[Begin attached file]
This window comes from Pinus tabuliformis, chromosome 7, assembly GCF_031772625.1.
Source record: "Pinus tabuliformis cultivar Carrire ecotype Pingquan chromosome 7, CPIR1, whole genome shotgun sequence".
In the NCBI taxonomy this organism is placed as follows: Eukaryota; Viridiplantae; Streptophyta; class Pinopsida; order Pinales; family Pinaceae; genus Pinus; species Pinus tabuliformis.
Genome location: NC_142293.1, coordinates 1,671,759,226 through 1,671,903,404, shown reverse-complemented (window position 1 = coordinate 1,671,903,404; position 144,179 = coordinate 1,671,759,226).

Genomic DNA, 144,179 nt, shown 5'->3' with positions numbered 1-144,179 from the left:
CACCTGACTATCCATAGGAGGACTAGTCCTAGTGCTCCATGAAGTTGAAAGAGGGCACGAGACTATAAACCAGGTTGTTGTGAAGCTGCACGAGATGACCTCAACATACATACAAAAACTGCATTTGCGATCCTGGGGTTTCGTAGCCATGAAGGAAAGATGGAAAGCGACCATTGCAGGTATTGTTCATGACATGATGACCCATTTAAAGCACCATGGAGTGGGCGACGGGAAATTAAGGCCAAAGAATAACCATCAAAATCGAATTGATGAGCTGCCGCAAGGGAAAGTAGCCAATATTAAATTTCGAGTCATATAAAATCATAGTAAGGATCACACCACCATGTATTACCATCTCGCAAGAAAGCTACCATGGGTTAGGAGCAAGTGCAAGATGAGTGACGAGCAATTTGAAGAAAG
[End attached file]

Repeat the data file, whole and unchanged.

This window comes from Pinus tabuliformis, chromosome 7, assembly GCF_031772625.1.
Source record: "Pinus tabuliformis cultivar Carrire ecotype Pingquan chromosome 7, CPIR1, whole genome shotgun sequence".
In the NCBI taxonomy this organism is placed as follows: Eukaryota; Viridiplantae; Streptophyta; class Pinopsida; order Pinales; family Pinaceae; genus Pinus; species Pinus tabuliformis.
Genome location: NC_142293.1, coordinates 1,671,759,226 through 1,671,903,404, shown reverse-complemented (window position 1 = coordinate 1,671,903,404; position 144,179 = coordinate 1,671,759,226).

Genomic DNA, 144,179 nt, shown 5'->3' with positions numbered 1-144,179 from the left:
CACCTGACTATCCATAGGAGGACTAGTCCTAGTGCTCCATGAAGTTGAAAGAGGGCACGAGACTATAAACCAGGTTGTTGTGAAGCTGCACGAGATGACCTCAACATACATACAAAAACTGCATTTGCGATCCTGGGGTTTCGTAGCCATGAAGGAAAGATGGAAAGCGACCATTGCAGGTATTGTTCATGACATGATGACCCATTTAAAGCACCATGGAGTGGGCGACGGGAAATTAAGGCCAAAGAATAACCATCAAAATCGAATTGATGAGCTGCCGCAAGGGAAAGTAGCCAATATTAAATTTCGAGTCATATAAAATCATAGTAAGGATCACACCACCATGTATTACCATCTCGCAAGAAAGCTACCATGGGTTAGGAGCAAGTGCAAGATGAGTGACGAGCAATTTGAAGAAAG